It has been Warren, more than any other Jamaican actor, who has brought the Jamaican public to the point of accepting, at least to some degree, cross-dressing actors on local stage.
His role as the likeable but feisty woman called Chu Chu, in a host of Jamaican plays, has typified him as a talented actor, capable of playing almost any role.
“The role Chu Chu is a rather more challenging role than others I’ve done because, you know, fi a man dress-up like a female, an’ mek it look good, a whole heap a work,” explained Warren in a Gleaner interview.
But the role has its downsides as well.
“The positive thing about that role is that the person who is playing it will remain a man, he is just acting and knows how to execute the role. The negative about it is, you know how we Jamaicans stay, but mi change the whole outlook of that now. From Passa Passa buss, the whole outlook ah that change. People even start to accept people who really ‘funny’ (homosexuals) on stage right now. A me change the whole thing.”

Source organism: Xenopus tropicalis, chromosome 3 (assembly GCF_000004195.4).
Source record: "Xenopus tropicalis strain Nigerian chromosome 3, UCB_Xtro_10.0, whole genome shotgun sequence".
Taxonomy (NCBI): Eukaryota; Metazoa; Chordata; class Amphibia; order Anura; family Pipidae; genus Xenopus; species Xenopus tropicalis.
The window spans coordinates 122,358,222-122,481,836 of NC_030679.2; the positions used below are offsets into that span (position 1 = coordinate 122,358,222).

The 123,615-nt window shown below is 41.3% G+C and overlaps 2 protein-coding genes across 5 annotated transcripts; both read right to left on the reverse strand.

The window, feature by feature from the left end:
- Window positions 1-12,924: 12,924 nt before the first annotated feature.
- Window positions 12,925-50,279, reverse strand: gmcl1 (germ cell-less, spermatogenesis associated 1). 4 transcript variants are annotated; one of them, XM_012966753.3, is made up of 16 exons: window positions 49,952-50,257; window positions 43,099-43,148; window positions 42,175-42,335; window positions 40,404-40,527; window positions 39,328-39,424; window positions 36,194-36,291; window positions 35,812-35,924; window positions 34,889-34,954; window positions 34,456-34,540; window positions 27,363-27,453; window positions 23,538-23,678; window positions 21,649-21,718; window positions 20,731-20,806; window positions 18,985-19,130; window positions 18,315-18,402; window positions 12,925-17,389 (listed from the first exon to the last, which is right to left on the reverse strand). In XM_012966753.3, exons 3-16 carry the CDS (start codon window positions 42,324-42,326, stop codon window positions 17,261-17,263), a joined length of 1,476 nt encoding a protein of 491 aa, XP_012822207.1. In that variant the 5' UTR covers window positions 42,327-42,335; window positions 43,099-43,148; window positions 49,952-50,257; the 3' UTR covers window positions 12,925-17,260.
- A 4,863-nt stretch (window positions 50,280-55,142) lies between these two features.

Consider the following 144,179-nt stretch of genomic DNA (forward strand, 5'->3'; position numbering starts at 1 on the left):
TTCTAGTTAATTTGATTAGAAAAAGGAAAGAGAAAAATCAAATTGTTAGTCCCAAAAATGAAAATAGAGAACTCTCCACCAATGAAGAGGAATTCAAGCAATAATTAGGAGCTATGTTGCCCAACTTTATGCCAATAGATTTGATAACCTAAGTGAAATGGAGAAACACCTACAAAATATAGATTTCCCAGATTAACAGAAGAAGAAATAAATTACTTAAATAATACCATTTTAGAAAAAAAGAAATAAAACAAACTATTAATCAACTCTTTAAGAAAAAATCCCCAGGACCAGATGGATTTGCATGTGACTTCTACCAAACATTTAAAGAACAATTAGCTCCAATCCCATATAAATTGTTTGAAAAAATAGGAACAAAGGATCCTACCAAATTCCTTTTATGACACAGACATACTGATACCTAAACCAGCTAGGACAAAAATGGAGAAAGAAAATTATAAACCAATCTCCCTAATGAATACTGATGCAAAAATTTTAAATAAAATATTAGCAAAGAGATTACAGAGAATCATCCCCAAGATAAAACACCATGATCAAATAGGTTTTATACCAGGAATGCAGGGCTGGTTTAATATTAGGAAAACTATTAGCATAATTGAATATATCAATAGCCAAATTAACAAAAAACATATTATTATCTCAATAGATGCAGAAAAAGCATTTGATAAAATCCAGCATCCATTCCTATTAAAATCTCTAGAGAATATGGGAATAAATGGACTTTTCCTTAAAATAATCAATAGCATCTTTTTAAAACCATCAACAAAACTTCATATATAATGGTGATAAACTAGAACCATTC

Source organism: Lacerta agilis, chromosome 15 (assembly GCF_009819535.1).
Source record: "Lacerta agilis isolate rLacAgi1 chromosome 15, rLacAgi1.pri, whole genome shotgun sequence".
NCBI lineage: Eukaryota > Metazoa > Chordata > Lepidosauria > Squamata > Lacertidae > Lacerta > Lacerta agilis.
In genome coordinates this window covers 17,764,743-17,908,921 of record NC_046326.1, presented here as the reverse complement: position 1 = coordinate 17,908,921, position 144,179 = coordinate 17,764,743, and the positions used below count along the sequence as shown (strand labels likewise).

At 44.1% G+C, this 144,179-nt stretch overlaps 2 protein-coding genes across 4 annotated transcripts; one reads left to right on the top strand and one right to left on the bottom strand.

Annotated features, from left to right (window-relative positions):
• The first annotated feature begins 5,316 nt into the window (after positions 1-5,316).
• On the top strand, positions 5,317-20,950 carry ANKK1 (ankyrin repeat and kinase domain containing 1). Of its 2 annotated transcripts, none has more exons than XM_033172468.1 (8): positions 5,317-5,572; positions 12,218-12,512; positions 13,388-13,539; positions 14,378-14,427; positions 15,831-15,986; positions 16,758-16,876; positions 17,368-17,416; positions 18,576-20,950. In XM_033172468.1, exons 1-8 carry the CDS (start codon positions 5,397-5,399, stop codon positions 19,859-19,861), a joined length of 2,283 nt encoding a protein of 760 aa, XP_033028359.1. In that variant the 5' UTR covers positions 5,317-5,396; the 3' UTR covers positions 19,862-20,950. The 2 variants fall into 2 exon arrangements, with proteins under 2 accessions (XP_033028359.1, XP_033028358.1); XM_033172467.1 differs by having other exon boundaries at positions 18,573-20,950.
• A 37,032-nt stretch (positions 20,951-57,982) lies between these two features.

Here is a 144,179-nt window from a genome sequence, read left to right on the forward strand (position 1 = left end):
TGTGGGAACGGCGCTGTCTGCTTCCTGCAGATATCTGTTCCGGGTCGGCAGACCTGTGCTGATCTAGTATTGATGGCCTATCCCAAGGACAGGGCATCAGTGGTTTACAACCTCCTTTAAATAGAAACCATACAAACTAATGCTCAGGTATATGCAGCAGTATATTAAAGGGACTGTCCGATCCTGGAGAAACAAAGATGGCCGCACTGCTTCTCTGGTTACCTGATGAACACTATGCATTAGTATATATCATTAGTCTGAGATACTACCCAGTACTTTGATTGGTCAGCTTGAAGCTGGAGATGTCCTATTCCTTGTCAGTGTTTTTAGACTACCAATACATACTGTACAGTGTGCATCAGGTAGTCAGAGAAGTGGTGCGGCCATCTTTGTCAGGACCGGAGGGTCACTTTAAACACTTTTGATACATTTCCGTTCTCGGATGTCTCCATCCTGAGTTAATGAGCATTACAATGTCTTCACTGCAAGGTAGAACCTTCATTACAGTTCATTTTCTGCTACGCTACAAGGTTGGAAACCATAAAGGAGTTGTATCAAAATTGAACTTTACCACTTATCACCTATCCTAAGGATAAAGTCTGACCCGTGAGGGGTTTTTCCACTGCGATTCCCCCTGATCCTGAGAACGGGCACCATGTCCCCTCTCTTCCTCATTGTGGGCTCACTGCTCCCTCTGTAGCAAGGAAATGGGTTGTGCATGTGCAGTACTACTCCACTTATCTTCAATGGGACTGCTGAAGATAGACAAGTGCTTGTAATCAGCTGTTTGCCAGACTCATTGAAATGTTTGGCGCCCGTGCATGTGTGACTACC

Offstage, though, Warren is a far cry from the Chu Chu image he portrays.
Warren is also one of the main actors who can be credited with helping to establish what has been labelled the ‘roots’ play in Jamaica, starring in more than 30 hit plays produced by two of Jamaica’s leading names in drama production, Ralph Holness and Everton Dawkins.
still fit and ready
And with 21 years stage acting under his belt, Warren says he is fit and ready to go for another 21.
“Just continue watch mi ’cause mi nah stop, not until the breath lef’ mi body. All when mi old, mi still waa do play,” said Warren.
Warren’s first taste of the theatre came in 1990, playing the role of ‘Bwoy-Bwoy’, the owner of the house, in Holness’ Dead Lef’ Legacy.
“The first time mi go audition, get the role, open di play, neva look back,” Warren said.
“But the first time mi go pon stage, a hol’ heap a butterfly but, yuh know, when yuh hungry fi supp’m, yu get that opportunity so yu a try do everything yu can do.”